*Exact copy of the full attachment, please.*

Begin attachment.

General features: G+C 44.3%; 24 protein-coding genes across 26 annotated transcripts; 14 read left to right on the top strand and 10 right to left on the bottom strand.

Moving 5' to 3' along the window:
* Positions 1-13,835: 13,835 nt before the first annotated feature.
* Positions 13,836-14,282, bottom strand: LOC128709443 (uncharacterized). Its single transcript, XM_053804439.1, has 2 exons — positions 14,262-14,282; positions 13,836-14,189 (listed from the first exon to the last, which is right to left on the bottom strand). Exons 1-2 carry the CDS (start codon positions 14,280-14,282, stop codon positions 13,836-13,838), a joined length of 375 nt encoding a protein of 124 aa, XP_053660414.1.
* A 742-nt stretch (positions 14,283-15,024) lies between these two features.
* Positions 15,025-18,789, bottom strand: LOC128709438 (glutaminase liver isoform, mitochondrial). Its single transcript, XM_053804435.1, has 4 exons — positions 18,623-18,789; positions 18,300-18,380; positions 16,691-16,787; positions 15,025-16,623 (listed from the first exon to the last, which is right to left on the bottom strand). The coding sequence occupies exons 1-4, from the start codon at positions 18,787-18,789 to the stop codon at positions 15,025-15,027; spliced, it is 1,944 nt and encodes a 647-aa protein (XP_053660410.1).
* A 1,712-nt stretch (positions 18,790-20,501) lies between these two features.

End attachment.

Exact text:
General features: G+C 44.3%; 24 protein-coding genes across 26 annotated transcripts; 14 read left to right on the top strand and 10 right to left on the bottom strand.

Moving 5' to 3' along the window:
* Positions 1-13,835: 13,835 nt before the first annotated feature.
* Positions 13,836-14,282, bottom strand: LOC128709443 (uncharacterized). Its single transcript, XM_053804439.1, has 2 exons — positions 14,262-14,282; positions 13,836-14,189 (listed from the first exon to the last, which is right to left on the bottom strand). Exons 1-2 carry the CDS (start codon positions 14,280-14,282, stop codon positions 13,836-13,838), a joined length of 375 nt encoding a protein of 124 aa, XP_053660414.1.
* A 742-nt stretch (positions 14,283-15,024) lies between these two features.
* Positions 15,025-18,789, bottom strand: LOC128709438 (glutaminase liver isoform, mitochondrial). Its single transcript, XM_053804435.1, has 4 exons — positions 18,623-18,789; positions 18,300-18,380; positions 16,691-16,787; positions 15,025-16,623 (listed from the first exon to the last, which is right to left on the bottom strand). The coding sequence occupies exons 1-4, from the start codon at positions 18,787-18,789 to the stop codon at positions 15,025-15,027; spliced, it is 1,944 nt and encodes a 647-aa protein (XP_053660410.1).
* A 1,712-nt stretch (positions 18,790-20,501) lies between these two features.